There's been a lot of talk about reducing regulation across industries, but in the beauty and personal care products industry, there's one company advocating for more. Beautycounter CEO and founder Gregg Renfrew joined Kai Ryssdal to talk about why she founded a "clean" product company and why it combines sales with advocacy. The following is an edited transcript of their conversation.
Gregg Renfrew: At Beautycounter, we believe that there is a need for change at the at the federal level. We have not updated a major federal law governing this $62 billion industry since 1938. The legislation is about one and half pages long —
Kai Ryssdal: — Really? For the whole?
Renfrew: Yep. And it doesn't require the manufacturers of product to disclose all of the ingredients, so you may buy something that says all natural or botanical or pure, but it may be none of the above, and so consumers are misled by companies today.
Ryssdal: We should be clear that in this call for regulation that you have been doing for a while now, it would be a business advantage for you.
Renfrew: Not necessarily.
Ryssdal: Oh come on, you run a natural beauty product company, and you want more regulation so that the Revlon and the Maybellines ... right?
Renfrew: I would like to see, you know — I set out, when I started Beautycounter, I set out to get safer products into the hands of everyone, not to get Beautycounter products into the hands of everyone, but safer. We believe that increased regulation won't stifle innovation and that companies should not only follow our lead but should see the opportunity in creating safer products for everyone.
Ryssdal: Do you feel — what's it like for you being a CEO calling for more regulation?
Renfrew: People always ask me that, you're asking for regulation on your industry.
Ryssdal: Especially now, in this economy, today, right?
Renfrew: Yeah, well, you know, what's interesting is that we are asking for regulation because it would actually make our jobs easier. It's difficult to navigate the waters when there is such a lack of regulation across the entire supply chain. So it's not just what we're doing as manufacturers and brands, but also what we are required to do, the lengths that we have to go, to ensure the safety of our products from an operational standpoint.
Ryssdal: So if I go to my local CVS and I look for a skin care, moisturizer or whatever it is, and I want the Revlon or the Maybelline brand, it's going to cost me — I'm making this up — five bucks. How much is it going to cost me if I want to buy a Beautycounter product or somebody else who is natural and all botanical?
Renfrew: Currently the Beautycounter price point is a premium price point, but it's not a luxury price point. I think there are, if you're going to a company like CVS or others, you can look to some of the leading companies like Burt's Bees or you can shop the market fragrance-free, knowing that our products are not always accessible to everyone. We aim to educate first and foremost so people can make better choices, because you can make some better choices across the entire industry.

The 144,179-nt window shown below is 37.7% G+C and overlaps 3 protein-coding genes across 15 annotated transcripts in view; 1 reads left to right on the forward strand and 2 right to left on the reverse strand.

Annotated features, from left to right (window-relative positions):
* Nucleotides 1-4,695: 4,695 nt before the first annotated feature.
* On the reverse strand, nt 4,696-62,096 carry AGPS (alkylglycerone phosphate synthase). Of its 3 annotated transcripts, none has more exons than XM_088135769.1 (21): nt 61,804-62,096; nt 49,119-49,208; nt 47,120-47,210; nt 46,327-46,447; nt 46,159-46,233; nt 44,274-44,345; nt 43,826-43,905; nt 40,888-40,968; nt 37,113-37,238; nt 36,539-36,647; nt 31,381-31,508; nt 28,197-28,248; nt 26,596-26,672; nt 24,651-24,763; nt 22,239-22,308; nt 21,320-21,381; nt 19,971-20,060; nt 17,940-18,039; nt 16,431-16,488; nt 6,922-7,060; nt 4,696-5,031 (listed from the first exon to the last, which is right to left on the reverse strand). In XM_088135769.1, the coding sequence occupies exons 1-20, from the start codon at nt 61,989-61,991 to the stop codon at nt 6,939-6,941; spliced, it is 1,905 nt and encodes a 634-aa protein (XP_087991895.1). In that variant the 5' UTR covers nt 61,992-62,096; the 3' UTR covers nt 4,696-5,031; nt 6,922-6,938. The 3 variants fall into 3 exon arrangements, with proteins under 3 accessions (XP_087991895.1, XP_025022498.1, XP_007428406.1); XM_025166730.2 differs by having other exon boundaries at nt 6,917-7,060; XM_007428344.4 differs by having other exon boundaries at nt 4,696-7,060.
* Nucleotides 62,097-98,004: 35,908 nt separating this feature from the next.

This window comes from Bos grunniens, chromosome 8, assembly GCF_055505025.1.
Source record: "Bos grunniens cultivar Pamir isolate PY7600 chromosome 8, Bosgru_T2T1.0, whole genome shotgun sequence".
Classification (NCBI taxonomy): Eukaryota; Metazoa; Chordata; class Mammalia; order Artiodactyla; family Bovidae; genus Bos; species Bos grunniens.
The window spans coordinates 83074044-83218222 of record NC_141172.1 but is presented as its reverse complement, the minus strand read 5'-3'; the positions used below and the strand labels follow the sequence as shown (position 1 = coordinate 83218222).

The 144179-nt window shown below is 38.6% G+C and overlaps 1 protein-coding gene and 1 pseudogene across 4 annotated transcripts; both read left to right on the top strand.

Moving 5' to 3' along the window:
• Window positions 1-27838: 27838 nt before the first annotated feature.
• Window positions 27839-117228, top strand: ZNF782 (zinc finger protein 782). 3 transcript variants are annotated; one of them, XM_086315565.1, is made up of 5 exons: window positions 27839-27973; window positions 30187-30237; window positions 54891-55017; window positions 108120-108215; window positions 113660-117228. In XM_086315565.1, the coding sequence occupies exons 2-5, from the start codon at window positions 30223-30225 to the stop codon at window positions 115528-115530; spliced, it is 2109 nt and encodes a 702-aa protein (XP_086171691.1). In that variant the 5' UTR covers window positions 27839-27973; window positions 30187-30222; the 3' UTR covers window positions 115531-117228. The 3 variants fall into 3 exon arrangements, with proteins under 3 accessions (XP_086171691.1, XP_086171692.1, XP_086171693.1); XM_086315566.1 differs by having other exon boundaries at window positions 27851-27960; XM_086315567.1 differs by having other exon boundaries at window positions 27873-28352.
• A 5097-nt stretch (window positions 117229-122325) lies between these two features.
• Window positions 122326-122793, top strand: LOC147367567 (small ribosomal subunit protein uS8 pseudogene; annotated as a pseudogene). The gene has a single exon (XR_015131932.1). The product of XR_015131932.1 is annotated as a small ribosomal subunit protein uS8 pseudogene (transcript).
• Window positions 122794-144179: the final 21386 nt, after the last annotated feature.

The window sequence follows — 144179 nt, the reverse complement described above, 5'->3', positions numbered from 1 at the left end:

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Ryssdal: You've gotten support on Capitol Hill, right, with personal care products regulation act that's been introduced. So, in five years, given where we are in this economy and the way things are going in Washington with regulations and all of that, what's your guess? How are you going to be doing?
Renfrew: I think as a company that we will continue to emerge as a leader. You look at the recent statements from companies like BlackRock and others, I think that people, consumers and investors, are starting to hold companies accountable for doing well and doing good simultaneously. And in terms of the regulation and the sort of political environment in which we live, I think you are going to see further and more comprehensive legislation over cosmetics. And I think we will continue to fight the fight for the safest products in the marketplace.
Ryssdal: It's interesting that you mentioned BlackRock. We had Larry Fink on the program a number of weeks ago talking about his letter to CEOs requiring, basically, social consciousness on the part of corporations in America. Do you think that has traction right now?
Renfrew: Since I started Beautycounter, I started raising capital in 2011 for this company and we launched in March of '13.
Ryssdal: Obviously you got capital, but how was that slog? Was it tough for you or were people receptive?
Renfrew: Well, first of all, anyone who has raised money knows it's just always hard raising capital no matter what. When I went out to raise money for Beautycounter, I remember people saying to me, "Don't tell everyone that you want to take this to Washington." And I said, "No, we're going to tell the investors that this is part of who we are." And we actually found that they were receptive. But now, having just closed another round of financing, I've seen a real shift in the venture and private equity community where they're starting to pay attention to companies that are, to your point, focused on conscious capitalism.
Ryssdal: Are you profitable?
Renfrew: We are growing really, really rapidly and investing in our business. I'd say we're doing pretty well.
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